Click for larger image."The distinction between atheists and believers is perhaps beginning to lose its point:  the real distinction is between those who are willing to be intelligent about the problems of existence and those who are not.  And if tacit atheism has become the default belief of our age, it needs to be noted that it is no longer the badge of a courageous free spirit but, more often than not, the "do not disturb" sign hung out by the intellectually inert.  Of course there are ways in which religious belief can lead to dogmatic folly.  Any fool can see that believers are liable to think their gods the only true ones, and such exclusive certitudes can lead by well-trodden paths to fanaticism and murderous intolerance.  But that is not the only logic of religious belief; nor is it the most interesting one.  Believing in a God also means recognizing the possibility of an intelligence that sees things differently from you, and far better too.  In that respect religious belief is a standing lesson in tolerance and pluralism, and indeed in relativism."  - Johnathan Ree, The Poverty of Unbelief, Winter issue of Index on Censorship.

21 June 2002 (Link to this entry) (Comment)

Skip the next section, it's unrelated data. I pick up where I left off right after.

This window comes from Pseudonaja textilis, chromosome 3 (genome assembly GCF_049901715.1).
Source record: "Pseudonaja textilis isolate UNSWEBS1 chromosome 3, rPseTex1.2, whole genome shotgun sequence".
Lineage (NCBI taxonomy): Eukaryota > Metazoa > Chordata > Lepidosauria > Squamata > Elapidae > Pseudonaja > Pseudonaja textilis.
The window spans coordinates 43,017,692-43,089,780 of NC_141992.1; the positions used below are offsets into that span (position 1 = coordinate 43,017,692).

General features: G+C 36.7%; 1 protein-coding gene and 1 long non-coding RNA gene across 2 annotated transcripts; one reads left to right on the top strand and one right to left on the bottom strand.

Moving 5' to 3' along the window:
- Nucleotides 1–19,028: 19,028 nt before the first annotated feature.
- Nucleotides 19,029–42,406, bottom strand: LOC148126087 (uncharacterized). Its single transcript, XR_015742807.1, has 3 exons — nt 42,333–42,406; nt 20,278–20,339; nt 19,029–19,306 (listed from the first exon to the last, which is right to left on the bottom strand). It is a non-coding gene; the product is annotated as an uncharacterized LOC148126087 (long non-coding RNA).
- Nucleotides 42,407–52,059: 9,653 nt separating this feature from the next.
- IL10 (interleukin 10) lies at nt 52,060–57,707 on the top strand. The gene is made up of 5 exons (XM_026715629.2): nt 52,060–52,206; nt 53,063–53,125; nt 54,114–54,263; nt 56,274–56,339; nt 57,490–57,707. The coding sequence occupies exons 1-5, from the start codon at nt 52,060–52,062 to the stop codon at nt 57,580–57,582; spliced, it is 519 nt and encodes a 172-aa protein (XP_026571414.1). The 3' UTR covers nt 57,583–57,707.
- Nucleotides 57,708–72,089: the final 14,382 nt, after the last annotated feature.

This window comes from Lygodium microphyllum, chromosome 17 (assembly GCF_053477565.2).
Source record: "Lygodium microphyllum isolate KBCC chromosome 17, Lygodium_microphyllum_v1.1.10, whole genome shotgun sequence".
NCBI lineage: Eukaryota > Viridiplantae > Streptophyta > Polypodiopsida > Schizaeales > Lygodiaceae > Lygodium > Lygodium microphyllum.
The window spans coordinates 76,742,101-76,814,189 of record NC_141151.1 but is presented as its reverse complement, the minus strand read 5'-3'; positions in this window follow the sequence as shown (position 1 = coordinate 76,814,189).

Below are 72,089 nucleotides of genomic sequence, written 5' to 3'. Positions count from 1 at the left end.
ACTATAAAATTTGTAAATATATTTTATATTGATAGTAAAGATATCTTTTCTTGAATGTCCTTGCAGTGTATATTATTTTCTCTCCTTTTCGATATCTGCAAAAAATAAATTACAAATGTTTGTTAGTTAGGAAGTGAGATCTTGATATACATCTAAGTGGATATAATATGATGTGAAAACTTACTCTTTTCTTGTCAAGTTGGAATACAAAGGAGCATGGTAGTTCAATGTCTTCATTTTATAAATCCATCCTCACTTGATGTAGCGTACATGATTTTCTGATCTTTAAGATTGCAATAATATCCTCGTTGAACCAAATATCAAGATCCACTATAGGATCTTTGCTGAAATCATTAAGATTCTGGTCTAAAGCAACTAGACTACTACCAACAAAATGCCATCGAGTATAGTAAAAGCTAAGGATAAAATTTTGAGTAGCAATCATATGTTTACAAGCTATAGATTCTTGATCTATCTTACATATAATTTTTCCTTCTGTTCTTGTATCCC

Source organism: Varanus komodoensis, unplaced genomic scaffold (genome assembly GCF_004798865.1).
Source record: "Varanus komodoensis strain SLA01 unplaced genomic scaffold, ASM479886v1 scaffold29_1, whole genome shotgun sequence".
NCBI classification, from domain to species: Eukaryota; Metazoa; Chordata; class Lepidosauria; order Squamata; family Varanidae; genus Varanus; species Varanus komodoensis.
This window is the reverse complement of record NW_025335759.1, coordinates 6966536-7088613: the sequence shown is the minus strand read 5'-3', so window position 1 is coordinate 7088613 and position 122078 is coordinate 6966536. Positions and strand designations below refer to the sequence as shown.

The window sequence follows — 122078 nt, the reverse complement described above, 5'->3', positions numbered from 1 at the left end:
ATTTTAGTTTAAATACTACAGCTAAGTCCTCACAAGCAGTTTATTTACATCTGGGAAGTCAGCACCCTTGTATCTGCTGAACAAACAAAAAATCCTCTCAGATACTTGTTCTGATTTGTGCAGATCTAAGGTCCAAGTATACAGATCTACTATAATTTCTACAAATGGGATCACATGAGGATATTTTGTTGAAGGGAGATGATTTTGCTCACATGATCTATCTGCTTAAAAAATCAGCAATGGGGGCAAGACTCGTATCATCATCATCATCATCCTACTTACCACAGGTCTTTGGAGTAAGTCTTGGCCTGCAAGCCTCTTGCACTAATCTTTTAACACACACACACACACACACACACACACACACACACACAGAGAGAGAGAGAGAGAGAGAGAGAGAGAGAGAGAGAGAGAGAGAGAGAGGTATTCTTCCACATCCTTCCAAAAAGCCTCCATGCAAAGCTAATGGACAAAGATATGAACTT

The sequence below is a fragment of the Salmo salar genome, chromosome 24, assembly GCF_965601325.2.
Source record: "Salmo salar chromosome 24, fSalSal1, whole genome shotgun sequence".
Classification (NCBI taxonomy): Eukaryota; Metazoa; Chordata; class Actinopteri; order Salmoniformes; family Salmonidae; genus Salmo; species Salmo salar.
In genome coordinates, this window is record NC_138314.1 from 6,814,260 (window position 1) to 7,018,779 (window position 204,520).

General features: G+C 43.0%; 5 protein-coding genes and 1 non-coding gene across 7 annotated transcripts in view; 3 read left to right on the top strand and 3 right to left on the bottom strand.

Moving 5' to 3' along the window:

Ongoing changes at this weekend. 
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Aluminum Siding is now retired.  I hadn’t written any entries since February and the last entry was exceptionally bad.  If you are one of the six people who ever read past the front page, thank you and the archives are located here

You can now visit Saint Hella’s Athletic Club.  No, I’m not satisfied with the lead graphic, either. 

A new logo for Radiationworks should be out this weekend, too.  I may even put this one on t-shirts.

Here is an amazing story for today:  two people are knocked off the Bay Bridge, one is saved by her boyfriend and the other survives the fall. 

I’m rather annoyed by someone who has joined the Thursday night Quaker reading group.  I’ve not yet decided what to do about this.  I’m having breakfast on Sunday with a Quaker I respect a great deal and I hope to bring this up in conversation.

You see, there is very little happening in my corner of the world this week, including any interesting thoughts.

22 June 2002 - AM - (Link to this entry) (Comment)

0405.  It's dark outside and even the cats are asleep at this hour.  I just finished the update to Radiationworks. If you look carefully, you can find [1] the nuclear airplane (yes, there really was such a thing and there are photos, too), [2] the only existing photograph in the public domain of the ill-fated Army reactor which left a man impaled on the ceiling of the containment structure, and [3] the first nuclear powered ship (which is now razor blades). 

I'll give you a Radiationworks t-shirt if you can tell me what significant item, other than nuclear power, military application or my website, links those three items.

24 June 2002 - (Link to this entry) (Comment)